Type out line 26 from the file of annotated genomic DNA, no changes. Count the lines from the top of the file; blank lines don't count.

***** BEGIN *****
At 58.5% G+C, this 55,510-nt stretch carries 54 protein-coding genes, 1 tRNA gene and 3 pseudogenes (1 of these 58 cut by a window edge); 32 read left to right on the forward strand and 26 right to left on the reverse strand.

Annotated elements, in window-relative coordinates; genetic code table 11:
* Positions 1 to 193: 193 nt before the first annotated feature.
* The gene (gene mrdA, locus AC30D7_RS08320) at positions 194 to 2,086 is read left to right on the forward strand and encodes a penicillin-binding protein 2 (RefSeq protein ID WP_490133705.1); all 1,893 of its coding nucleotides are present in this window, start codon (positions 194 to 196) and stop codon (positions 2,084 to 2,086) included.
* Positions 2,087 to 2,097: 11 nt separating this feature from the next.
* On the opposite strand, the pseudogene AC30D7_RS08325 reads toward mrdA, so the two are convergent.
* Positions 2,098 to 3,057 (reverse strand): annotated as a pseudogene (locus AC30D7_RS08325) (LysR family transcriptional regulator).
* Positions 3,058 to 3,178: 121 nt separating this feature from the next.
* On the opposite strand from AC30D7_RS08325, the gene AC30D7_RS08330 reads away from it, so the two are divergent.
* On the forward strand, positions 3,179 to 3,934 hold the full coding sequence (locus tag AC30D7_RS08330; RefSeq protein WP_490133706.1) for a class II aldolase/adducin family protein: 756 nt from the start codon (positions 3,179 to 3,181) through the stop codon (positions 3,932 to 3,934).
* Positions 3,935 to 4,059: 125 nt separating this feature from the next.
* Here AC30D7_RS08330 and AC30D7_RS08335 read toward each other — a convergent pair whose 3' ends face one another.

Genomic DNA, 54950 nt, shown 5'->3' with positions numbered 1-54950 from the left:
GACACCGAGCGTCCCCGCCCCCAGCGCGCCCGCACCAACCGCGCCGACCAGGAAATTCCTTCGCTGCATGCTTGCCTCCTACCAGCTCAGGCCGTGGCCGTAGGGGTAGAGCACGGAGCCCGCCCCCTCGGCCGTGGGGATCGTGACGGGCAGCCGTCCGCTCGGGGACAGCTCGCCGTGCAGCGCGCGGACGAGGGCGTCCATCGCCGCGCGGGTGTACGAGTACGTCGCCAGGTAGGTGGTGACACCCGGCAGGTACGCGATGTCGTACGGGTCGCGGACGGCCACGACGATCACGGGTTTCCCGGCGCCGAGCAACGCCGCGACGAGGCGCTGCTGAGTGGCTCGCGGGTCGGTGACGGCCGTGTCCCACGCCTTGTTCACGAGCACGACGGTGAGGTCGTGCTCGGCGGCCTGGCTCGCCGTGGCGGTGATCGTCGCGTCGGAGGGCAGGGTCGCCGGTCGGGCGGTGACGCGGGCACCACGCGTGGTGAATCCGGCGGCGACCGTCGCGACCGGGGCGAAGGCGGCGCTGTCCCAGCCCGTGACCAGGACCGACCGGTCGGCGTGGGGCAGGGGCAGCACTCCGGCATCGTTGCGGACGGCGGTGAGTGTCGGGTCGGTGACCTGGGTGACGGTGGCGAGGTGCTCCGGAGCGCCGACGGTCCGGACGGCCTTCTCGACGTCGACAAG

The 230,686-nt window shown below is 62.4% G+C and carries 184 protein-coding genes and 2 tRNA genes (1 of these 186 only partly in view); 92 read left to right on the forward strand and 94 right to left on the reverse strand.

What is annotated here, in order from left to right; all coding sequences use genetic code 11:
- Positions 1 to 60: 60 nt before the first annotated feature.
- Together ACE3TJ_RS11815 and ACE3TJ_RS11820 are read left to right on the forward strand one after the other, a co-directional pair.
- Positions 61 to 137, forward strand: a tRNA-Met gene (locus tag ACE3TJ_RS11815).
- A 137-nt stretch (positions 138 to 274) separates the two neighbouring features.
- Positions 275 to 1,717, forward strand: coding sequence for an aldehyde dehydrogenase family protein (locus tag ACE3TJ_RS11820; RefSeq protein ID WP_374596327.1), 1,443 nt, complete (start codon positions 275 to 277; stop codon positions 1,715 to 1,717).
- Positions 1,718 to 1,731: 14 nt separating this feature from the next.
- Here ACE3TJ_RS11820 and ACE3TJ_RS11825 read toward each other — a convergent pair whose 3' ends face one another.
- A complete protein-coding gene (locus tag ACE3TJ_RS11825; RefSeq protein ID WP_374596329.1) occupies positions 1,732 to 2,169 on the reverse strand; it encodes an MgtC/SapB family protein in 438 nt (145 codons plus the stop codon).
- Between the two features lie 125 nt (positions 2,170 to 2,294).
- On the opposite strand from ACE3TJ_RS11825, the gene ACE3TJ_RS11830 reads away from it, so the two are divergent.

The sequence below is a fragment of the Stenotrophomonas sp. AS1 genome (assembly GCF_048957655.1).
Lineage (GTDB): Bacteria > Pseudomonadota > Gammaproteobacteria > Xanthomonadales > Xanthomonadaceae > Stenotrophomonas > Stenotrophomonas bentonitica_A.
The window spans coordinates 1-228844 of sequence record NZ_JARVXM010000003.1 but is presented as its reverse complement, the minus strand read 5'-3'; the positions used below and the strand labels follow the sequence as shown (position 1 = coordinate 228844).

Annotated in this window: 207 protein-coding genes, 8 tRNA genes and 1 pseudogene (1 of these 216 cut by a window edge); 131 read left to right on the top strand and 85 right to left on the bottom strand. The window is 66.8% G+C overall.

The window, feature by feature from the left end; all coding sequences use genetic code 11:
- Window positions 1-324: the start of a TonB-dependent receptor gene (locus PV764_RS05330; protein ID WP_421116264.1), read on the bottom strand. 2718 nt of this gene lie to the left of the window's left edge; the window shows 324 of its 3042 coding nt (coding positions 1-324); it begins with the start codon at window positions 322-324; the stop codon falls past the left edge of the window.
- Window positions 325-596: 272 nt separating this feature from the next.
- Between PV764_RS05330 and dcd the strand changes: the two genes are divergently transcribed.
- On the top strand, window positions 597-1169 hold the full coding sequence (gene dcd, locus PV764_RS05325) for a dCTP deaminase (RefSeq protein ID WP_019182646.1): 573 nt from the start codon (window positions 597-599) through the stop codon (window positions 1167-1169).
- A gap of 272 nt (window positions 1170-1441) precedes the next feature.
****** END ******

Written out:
- On the opposite strand from ACE3TJ_RS11825, the gene ACE3TJ_RS11830 reads away from it, so the two are divergent.